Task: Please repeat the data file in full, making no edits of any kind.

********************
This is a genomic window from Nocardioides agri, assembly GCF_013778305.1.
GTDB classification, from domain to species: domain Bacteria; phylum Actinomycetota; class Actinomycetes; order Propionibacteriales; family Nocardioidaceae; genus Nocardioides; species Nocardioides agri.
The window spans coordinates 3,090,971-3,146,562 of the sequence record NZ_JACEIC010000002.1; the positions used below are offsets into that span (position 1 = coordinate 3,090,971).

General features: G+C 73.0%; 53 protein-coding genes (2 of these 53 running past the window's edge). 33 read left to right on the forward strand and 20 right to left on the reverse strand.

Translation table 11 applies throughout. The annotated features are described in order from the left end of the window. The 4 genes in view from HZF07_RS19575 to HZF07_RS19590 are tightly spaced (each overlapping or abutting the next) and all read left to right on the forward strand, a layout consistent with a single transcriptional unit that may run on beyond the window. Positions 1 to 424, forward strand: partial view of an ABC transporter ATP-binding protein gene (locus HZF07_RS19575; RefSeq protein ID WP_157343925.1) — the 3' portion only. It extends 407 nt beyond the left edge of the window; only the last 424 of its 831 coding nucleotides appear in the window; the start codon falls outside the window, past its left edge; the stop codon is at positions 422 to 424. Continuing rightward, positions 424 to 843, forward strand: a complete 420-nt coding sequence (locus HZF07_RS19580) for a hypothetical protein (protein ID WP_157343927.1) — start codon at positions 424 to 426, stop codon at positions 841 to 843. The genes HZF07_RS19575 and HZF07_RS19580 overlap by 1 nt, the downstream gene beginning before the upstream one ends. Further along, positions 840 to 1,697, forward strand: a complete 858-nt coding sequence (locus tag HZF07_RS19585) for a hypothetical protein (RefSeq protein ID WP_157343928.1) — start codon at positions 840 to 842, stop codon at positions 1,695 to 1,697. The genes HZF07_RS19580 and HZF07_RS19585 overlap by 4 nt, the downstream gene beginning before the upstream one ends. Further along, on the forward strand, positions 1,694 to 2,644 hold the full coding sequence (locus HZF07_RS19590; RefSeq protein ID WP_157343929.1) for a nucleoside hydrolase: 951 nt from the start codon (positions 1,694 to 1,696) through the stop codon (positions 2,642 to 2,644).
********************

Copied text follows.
This is a genomic window from Nocardioides agri, assembly GCF_013778305.1.
GTDB classification, from domain to species: domain Bacteria; phylum Actinomycetota; class Actinomycetes; order Propionibacteriales; family Nocardioidaceae; genus Nocardioides; species Nocardioides agri.
The window spans coordinates 3,090,971-3,146,562 of the sequence record NZ_JACEIC010000002.1; the positions used below are offsets into that span (position 1 = coordinate 3,090,971).

General features: G+C 73.0%; 53 protein-coding genes (2 of these 53 running past the window's edge). 33 read left to right on the forward strand and 20 right to left on the reverse strand.

Translation table 11 applies throughout. The annotated features are described in order from the left end of the window. The 4 genes in view from HZF07_RS19575 to HZF07_RS19590 are tightly spaced (each overlapping or abutting the next) and all read left to right on the forward strand, a layout consistent with a single transcriptional unit that may run on beyond the window. Positions 1 to 424, forward strand: partial view of an ABC transporter ATP-binding protein gene (locus HZF07_RS19575; RefSeq protein ID WP_157343925.1) — the 3' portion only. It extends 407 nt beyond the left edge of the window; only the last 424 of its 831 coding nucleotides appear in the window; the start codon falls outside the window, past its left edge; the stop codon is at positions 422 to 424. Continuing rightward, positions 424 to 843, forward strand: a complete 420-nt coding sequence (locus HZF07_RS19580) for a hypothetical protein (protein ID WP_157343927.1) — start codon at positions 424 to 426, stop codon at positions 841 to 843. The genes HZF07_RS19575 and HZF07_RS19580 overlap by 1 nt, the downstream gene beginning before the upstream one ends. Further along, positions 840 to 1,697, forward strand: a complete 858-nt coding sequence (locus tag HZF07_RS19585) for a hypothetical protein (RefSeq protein ID WP_157343928.1) — start codon at positions 840 to 842, stop codon at positions 1,695 to 1,697. The genes HZF07_RS19580 and HZF07_RS19585 overlap by 4 nt, the downstream gene beginning before the upstream one ends. Further along, on the forward strand, positions 1,694 to 2,644 hold the full coding sequence (locus HZF07_RS19590; RefSeq protein ID WP_157343929.1) for a nucleoside hydrolase: 951 nt from the start codon (positions 1,694 to 1,696) through the stop codon (positions 2,642 to 2,644).